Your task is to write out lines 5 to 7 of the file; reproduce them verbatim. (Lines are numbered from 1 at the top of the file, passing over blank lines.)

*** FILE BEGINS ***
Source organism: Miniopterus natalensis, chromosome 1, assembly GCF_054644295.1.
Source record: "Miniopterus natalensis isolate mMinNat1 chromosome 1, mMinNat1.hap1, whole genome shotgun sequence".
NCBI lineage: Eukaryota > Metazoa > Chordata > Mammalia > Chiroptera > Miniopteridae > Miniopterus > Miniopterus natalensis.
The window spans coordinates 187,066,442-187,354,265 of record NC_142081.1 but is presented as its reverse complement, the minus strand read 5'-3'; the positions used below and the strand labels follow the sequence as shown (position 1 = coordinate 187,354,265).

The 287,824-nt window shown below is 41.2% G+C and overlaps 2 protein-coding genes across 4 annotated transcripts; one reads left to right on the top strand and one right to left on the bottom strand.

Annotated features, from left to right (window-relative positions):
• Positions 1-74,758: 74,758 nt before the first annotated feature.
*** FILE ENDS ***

The 287,824-nt window shown below is 41.2% G+C and overlaps 2 protein-coding genes across 4 annotated transcripts; one reads left to right on the top strand and one right to left on the bottom strand.

Annotated features, from left to right (window-relative positions):
• Positions 1-74,758: 74,758 nt before the first annotated feature.